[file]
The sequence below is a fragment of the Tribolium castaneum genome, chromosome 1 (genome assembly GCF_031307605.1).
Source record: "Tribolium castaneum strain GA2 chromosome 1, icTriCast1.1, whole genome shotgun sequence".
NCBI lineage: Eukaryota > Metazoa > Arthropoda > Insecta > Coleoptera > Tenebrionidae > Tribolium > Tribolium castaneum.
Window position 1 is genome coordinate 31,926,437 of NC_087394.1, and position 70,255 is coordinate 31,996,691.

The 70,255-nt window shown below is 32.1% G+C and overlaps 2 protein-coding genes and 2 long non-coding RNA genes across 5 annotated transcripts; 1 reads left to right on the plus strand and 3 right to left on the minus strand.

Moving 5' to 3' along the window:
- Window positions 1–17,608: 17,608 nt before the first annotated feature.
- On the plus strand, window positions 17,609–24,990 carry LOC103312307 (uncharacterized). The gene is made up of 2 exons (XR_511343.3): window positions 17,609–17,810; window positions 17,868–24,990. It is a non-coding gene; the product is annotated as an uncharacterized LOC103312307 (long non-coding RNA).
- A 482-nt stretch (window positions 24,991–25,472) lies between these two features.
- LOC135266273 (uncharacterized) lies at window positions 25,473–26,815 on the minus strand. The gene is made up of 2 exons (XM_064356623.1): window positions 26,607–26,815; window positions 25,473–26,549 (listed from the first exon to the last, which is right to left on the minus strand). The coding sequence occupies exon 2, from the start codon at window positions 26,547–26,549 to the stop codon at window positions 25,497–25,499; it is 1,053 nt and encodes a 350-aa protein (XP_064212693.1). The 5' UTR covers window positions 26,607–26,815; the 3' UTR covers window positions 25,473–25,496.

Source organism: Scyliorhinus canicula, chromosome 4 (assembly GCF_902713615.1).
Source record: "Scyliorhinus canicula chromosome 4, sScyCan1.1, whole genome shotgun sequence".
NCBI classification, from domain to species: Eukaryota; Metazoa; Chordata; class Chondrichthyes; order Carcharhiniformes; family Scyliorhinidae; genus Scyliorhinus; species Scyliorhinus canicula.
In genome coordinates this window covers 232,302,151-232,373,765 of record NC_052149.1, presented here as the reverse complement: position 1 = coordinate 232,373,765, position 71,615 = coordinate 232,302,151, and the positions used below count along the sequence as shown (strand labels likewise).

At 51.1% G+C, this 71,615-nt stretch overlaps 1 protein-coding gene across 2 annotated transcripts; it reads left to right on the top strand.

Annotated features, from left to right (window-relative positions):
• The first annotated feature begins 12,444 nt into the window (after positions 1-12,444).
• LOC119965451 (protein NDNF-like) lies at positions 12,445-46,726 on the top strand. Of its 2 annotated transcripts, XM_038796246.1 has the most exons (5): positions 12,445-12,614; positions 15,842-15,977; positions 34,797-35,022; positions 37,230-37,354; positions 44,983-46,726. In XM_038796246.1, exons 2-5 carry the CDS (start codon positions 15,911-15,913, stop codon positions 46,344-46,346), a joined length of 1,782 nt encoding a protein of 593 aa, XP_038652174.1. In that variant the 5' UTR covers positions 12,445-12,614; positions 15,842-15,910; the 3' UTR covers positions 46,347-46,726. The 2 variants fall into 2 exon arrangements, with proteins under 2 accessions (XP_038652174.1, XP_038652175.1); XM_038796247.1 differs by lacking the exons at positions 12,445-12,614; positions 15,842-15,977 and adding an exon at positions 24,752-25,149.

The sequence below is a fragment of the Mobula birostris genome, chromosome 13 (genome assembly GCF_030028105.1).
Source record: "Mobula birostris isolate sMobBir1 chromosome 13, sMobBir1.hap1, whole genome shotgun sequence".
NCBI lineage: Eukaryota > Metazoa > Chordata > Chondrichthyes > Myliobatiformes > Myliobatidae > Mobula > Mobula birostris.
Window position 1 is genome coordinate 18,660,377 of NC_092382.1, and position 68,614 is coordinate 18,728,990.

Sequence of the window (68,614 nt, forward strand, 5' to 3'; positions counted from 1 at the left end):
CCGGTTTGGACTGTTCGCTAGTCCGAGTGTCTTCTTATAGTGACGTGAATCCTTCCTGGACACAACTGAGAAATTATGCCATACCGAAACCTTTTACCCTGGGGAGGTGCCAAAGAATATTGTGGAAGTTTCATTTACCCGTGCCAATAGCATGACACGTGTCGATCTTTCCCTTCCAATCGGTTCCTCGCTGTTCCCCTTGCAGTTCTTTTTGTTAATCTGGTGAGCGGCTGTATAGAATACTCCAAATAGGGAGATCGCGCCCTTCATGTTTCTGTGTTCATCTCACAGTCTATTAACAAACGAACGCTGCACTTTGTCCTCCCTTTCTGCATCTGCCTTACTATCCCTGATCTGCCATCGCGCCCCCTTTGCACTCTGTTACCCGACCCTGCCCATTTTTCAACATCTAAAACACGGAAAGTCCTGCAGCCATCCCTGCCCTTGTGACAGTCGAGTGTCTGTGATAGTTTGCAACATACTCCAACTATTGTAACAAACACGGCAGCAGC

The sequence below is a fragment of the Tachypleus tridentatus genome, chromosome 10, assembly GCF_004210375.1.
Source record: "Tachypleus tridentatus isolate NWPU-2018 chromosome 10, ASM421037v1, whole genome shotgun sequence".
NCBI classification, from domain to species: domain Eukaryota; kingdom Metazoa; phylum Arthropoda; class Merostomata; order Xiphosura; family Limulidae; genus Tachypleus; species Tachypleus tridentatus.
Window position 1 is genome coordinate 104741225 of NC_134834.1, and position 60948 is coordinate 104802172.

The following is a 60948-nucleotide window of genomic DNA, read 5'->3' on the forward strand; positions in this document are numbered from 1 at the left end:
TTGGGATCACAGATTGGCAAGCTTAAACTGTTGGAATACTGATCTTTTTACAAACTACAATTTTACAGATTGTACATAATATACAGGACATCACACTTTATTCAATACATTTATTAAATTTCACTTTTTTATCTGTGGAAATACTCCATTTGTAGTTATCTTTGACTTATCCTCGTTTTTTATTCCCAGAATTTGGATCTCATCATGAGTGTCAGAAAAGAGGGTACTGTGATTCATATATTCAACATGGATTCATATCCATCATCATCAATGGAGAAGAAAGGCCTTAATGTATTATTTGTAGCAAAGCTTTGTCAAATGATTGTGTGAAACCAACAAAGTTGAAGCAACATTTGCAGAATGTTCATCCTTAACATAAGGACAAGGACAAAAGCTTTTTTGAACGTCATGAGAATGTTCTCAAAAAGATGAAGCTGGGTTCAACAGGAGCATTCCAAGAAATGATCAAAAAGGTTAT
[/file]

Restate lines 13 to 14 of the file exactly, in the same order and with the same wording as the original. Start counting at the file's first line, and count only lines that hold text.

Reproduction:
NCBI classification, from domain to species: Eukaryota; Metazoa; Chordata; class Chondrichthyes; order Carcharhiniformes; family Scyliorhinidae; genus Scyliorhinus; species Scyliorhinus canicula.
In genome coordinates this window covers 232,302,151-232,373,765 of record NC_052149.1, presented here as the reverse complement: position 1 = coordinate 232,373,765, position 71,615 = coordinate 232,302,151, and the positions used below count along the sequence as shown (strand labels likewise).